The Kepler space telescope was launched in 2009, and, since then has produced more than 30,000 signals measuring light from stars to search for possible planets in distant parts of the galaxy. With a little help of telescopic data, astronomers have found more than 3,500 planets, up from 329 known before the Kepler mission. Now artificial intelligence is helping to find even more. Last week, researchers from Google and University of Texas at Austin Christopher Shallue and Andrew Vanderburg, announced that a machine-learning algorithm had discovered two new planets, Kepler 80g and Kepler 90i. Shallue, a senior software engineer with Google’s research team Google AI, came
The British Broadcasting Corporation (BBC) has announced ambitious plans to expand the scope of their VR content production. The broadcaster says that it has now formed a studio dedicated to virtual reality, enabling it to build upon its previous VR content. The BBC’s previous VR efforts have included We Wait, addressing the global refugee crisis; The Turning Forest, a fairy tale based in a magical forest; and Trafficked, a 360-degree documentary regarding human trafficking in Mexico. Concomitant with this week’s announcement was the wide release of A VR Spacewalk, an experience based on NASA and European Space agency training programs. While A VR Spacewalk had
This story of VR astronaut training begins, like many others, on Reddit. On February 26th, 2015, the developers of the indie VR title Earthlight unveiled the first prominent screenshots of their game, which blew away audiences due to sheer attention to detail. Overnight, the post became a sensation, and although we didn’t know it yet, the poster woke up the following morning to Reddit PMs from NASA laboratories. To the sufficiently well-versed in U.S. federal agencies, this shouldn’t be too much of a surprise. Primitive Virtual Reality has been used by the U.S. Military and NASA for literal decades. While the earliest forms of their simulations were,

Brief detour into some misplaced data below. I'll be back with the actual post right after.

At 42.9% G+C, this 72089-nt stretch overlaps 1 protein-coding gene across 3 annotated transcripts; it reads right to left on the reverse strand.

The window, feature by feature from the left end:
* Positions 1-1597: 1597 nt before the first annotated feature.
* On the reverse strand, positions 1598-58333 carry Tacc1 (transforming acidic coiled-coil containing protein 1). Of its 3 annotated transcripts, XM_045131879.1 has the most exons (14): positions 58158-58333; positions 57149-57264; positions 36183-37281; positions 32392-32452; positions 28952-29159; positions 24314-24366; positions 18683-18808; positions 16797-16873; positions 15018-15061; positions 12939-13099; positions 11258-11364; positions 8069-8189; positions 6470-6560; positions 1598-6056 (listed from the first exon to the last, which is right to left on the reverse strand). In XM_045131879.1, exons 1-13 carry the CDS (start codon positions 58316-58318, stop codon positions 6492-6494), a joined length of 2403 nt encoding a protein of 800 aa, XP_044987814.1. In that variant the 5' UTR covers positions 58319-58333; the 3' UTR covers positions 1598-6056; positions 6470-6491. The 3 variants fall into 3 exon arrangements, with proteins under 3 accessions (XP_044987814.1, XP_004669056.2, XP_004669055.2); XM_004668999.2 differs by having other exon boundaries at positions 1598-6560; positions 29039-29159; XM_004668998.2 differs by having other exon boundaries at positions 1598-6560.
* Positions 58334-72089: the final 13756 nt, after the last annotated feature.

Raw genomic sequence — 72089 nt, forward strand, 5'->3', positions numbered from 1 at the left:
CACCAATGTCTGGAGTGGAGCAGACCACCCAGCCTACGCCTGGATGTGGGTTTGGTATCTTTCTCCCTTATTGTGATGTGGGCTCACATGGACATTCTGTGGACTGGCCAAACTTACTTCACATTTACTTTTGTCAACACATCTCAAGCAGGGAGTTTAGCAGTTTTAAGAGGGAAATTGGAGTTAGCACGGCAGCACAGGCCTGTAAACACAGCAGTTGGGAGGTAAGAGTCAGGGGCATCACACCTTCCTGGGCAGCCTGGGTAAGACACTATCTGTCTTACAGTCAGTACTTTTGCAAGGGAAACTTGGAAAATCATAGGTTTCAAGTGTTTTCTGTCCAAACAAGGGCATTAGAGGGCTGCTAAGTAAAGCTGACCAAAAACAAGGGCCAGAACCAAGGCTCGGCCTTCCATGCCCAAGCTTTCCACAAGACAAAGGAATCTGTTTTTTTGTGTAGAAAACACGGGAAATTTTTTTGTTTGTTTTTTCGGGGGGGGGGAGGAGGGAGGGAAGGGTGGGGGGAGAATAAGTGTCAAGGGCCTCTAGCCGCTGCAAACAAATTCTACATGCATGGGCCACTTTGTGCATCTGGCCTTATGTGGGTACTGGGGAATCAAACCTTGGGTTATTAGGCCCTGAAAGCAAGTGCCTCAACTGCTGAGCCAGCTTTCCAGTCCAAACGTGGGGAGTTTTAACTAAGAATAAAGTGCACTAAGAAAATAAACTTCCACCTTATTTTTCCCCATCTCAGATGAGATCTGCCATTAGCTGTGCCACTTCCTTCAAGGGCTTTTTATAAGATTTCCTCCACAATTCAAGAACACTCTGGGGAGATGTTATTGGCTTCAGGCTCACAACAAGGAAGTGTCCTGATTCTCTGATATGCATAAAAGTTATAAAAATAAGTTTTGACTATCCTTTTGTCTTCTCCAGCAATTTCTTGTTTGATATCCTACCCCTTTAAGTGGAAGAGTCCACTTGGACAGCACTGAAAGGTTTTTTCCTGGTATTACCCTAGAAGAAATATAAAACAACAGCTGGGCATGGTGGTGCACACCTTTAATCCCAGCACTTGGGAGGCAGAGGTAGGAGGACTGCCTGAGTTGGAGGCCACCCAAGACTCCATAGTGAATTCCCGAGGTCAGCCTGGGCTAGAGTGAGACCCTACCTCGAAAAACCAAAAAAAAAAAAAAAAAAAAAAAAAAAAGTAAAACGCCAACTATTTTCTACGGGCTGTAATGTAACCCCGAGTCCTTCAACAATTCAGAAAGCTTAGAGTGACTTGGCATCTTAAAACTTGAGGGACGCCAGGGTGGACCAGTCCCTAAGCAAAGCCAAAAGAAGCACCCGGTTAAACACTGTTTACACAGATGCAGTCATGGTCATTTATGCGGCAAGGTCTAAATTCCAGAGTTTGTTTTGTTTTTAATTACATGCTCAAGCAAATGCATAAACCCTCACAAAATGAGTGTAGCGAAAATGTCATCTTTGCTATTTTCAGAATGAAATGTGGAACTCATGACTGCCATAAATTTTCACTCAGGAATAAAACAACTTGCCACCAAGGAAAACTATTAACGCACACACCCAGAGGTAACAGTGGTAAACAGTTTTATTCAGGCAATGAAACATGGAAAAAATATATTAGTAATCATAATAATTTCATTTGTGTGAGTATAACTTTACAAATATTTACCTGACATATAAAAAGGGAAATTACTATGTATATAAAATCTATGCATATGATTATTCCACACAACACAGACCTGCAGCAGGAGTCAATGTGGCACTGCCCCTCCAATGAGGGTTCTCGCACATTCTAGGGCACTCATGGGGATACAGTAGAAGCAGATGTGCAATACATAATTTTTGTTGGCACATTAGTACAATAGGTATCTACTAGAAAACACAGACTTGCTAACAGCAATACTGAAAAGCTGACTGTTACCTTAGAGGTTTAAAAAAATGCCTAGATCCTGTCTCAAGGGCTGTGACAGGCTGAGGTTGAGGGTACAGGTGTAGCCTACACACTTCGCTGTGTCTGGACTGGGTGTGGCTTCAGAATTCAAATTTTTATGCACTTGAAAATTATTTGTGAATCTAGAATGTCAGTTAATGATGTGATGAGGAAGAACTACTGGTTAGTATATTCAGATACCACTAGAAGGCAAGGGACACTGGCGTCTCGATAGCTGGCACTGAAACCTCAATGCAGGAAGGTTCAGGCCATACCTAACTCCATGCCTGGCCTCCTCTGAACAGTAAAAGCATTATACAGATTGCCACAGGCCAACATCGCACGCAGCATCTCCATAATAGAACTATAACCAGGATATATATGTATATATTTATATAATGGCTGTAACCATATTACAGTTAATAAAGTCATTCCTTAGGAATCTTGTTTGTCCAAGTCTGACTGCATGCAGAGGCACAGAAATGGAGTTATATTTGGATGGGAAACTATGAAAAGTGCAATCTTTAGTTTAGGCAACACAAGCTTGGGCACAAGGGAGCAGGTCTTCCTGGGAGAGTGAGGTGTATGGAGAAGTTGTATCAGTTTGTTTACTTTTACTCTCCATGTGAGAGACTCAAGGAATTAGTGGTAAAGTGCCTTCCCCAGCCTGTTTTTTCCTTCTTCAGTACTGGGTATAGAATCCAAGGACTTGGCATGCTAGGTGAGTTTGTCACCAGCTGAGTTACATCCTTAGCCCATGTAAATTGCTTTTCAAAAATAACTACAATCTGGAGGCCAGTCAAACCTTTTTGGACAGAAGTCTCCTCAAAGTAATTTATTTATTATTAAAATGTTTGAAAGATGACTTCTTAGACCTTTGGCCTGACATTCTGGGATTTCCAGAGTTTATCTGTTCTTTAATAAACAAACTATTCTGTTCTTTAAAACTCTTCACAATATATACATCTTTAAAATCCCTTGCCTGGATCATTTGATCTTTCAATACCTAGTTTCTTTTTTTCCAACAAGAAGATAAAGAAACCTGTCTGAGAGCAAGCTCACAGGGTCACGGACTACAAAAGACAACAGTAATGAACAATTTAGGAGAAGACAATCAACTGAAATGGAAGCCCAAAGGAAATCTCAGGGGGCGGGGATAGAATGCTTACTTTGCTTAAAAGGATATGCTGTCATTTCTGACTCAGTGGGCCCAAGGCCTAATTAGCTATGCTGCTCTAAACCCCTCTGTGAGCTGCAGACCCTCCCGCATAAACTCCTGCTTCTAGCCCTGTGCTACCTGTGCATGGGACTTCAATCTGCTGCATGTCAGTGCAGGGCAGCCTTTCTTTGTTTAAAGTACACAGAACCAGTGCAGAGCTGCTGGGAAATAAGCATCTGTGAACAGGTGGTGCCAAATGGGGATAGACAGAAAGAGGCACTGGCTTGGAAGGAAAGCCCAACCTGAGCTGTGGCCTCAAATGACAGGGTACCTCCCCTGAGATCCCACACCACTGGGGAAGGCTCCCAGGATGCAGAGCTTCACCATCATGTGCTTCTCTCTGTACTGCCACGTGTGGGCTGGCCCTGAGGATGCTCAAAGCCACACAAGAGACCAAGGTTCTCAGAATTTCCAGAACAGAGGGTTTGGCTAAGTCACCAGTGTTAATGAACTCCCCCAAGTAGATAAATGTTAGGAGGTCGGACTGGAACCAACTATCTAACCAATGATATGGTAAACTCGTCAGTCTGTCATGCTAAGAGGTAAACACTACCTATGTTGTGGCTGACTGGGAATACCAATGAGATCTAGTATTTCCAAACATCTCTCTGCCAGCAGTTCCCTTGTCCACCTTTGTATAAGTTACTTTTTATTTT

In Just a few minutes, NASA will hold it’s big press conference on findings they’ve made on Mars and its surface. While discovery of life is the major expectation for many of us, it is more likely that the National Aeronautics and Space Administration will reveal findings regarding water/ice structures. Some sources report that the main focus of this press event will be the on how and why “recursive slope lineae” form on the sides of Martian slopes over time. This would provide us with intelligent information that allows us to see whether Mars’ surface is actually just a cover, hiding the underground water sources